Hey guys, welcome back. The osprey. A bird of prey that is unique among North American raptors. Although in the same order as a number of hawks, the osprey is the lone species in its genus…sort of. As I’ve mentioned numerous times, taxonomy is a complicated thing. There isn’t one taxonomy that everyone follows. There’s actually a number of different taxonomy systems based on slightly different research. I typically use the taxonomy that the Cornell Lab of Ornithology uses, since they operate eBird, and if they split or combine a species, that’s what affects my life list. All this is to say that while the osprey is in its own genus, some taxonomies list two species of osprey, the “western” osprey found throughout the Americas, and Afroeurasia, and an “eastern” one found in Oceania (including Australia.) There’s also up to 4 subspecies that are extremely similar. Most recognize a single osprey species throughout the world which in itself is pretty unique.

Osprey in flight, Maidstone Park, East Hampton, NY

Ok, enough of that. Osprey are very cool and unique raptors aside from their taxonomic status. Also known as a “seahawk,” “fish eagle,” or “fish hawk,” the osprey’s diet consists  almost entirely of fish. They circle shallow waters and dive, jutting their legs out in front of them, into the water, coming up with a fish which they then take to a nearby perch to eat. Their feet have special barbs which help hold onto a slippery fish. They also have a reversible toe, allowing them to go from three toes pointed forward and one pointed back, to two toes pointing forward and two pointing back. Many owls share this trait as well. It makes grasping their prey easier.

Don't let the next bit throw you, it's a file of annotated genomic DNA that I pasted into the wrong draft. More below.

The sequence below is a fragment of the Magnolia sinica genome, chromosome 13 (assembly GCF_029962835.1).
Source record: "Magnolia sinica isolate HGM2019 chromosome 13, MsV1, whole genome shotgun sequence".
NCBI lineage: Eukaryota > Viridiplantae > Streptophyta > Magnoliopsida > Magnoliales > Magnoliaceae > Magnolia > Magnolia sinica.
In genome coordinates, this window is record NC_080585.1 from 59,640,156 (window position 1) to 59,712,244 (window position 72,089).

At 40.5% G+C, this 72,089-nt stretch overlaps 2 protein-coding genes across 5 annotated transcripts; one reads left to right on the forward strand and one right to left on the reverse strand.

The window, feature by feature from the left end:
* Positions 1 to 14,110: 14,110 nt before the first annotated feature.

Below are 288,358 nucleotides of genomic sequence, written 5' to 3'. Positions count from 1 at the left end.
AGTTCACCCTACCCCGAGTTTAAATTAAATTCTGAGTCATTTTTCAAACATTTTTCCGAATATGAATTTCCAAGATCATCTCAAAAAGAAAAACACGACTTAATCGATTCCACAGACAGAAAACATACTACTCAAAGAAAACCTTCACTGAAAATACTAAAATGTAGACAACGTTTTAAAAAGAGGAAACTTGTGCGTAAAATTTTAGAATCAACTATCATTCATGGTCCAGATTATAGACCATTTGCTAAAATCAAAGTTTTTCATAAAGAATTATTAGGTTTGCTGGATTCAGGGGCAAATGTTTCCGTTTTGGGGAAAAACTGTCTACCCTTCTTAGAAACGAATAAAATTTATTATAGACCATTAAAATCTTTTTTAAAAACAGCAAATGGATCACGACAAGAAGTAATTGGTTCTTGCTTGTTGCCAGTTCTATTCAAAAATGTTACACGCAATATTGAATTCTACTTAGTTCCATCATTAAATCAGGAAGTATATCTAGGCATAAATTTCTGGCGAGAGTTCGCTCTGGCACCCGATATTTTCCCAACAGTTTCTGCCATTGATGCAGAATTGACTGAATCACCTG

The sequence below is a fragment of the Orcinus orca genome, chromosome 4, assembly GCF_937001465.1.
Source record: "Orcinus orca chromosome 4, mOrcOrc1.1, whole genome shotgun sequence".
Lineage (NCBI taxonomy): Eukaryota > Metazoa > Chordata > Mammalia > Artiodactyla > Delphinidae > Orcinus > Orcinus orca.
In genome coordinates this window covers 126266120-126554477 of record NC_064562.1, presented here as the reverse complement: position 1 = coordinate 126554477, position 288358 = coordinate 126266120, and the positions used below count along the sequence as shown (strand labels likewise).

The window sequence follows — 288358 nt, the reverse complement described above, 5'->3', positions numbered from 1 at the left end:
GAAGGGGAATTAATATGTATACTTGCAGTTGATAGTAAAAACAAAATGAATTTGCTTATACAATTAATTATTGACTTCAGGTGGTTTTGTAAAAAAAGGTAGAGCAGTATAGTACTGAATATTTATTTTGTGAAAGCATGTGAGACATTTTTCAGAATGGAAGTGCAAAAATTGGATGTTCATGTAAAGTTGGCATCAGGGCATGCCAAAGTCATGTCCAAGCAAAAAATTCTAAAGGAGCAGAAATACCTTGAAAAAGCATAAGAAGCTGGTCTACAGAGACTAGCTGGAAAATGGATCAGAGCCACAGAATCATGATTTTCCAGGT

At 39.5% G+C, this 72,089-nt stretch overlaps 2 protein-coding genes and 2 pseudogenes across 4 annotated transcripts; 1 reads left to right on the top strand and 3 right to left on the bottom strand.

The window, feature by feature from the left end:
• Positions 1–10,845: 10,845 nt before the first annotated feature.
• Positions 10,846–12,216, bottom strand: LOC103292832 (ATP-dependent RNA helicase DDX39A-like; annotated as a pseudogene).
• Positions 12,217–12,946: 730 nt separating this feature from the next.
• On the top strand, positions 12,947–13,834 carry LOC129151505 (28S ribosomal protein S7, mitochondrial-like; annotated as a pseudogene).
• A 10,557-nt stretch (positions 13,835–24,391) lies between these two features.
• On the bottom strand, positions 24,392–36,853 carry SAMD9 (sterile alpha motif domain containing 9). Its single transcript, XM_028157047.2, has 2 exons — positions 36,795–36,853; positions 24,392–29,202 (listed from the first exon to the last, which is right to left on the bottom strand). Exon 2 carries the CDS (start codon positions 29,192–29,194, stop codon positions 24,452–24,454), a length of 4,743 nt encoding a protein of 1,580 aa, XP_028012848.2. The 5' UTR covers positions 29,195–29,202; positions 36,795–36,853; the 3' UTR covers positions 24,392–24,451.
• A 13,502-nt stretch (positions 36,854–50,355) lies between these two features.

Osprey with fish, Jamaica Bay Wildlife Refuge, Jamaica, NY

Osprey are large birds. Kind of right in between (size-wise) a red-tailed hawk and a bald eagle. They’re brown and white birds, with dark brown “wrists” when seen from underneath while soaring. The first one I ever saw was in Central Park. My immediate thought was “that’s a big gull” since the shape of their wings is sort of bent, like a gull. Then as it got closer I could tell what it was. It circled out over Central Park’s Harlem Meer, and dove into the water, nabbing some sort of fish and flying off. It was really cool. You’ll see them nesting atop either a tall dead tree, or a nest platform, and can be found in fresh or salt water. Next up, back to the flycatchers. But this time, one that doesn’t look like a bunch of others, well in the east anyway. See you all then!

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